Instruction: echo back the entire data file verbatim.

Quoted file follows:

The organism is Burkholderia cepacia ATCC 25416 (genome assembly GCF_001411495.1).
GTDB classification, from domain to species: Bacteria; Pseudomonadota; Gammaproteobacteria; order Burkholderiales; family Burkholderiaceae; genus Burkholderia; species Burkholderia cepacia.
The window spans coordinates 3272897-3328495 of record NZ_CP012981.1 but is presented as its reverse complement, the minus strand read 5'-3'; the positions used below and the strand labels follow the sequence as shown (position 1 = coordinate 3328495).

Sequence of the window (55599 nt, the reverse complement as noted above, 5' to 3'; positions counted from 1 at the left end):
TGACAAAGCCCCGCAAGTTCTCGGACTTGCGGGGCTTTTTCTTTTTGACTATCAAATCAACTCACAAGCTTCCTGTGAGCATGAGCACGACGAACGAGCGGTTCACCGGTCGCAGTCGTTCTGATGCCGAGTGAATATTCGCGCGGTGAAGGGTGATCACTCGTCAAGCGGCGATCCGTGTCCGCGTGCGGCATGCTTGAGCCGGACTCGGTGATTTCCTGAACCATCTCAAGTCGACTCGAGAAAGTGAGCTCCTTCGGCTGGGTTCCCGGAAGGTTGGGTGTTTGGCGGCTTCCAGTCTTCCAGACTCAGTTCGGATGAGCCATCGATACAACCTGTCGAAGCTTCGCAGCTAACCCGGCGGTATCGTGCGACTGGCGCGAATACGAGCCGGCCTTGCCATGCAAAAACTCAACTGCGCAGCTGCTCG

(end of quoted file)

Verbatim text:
The organism is Burkholderia cepacia ATCC 25416 (genome assembly GCF_001411495.1).
GTDB classification, from domain to species: Bacteria; Pseudomonadota; Gammaproteobacteria; order Burkholderiales; family Burkholderiaceae; genus Burkholderia; species Burkholderia cepacia.
The window spans coordinates 3272897-3328495 of record NZ_CP012981.1 but is presented as its reverse complement, the minus strand read 5'-3'; the positions used below and the strand labels follow the sequence as shown (position 1 = coordinate 3328495).

Sequence of the window (55599 nt, the reverse complement as noted above, 5' to 3'; positions counted from 1 at the left end):
TGACAAAGCCCCGCAAGTTCTCGGACTTGCGGGGCTTTTTCTTTTTGACTATCAAATCAACTCACAAGCTTCCTGTGAGCATGAGCACGACGAACGAGCGGTTCACCGGTCGCAGTCGTTCTGATGCCGAGTGAATATTCGCGCGGTGAAGGGTGATCACTCGTCAAGCGGCGATCCGTGTCCGCGTGCGGCATGCTTGAGCCGGACTCGGTGATTTCCTGAACCATCTCAAGTCGACTCGAGAAAGTGAGCTCCTTCGGCTGGGTTCCCGGAAGGTTGGGTGTTTGGCGGCTTCCAGTCTTCCAGACTCAGTTCGGATGAGCCATCGATACAACCTGTCGAAGCTTCGCAGCTAACCCGGCGGTATCGTGCGACTGGCGCGAATACGAGCCGGCCTTGCCATGCAAAAACTCAACTGCGCAGCTGCTCG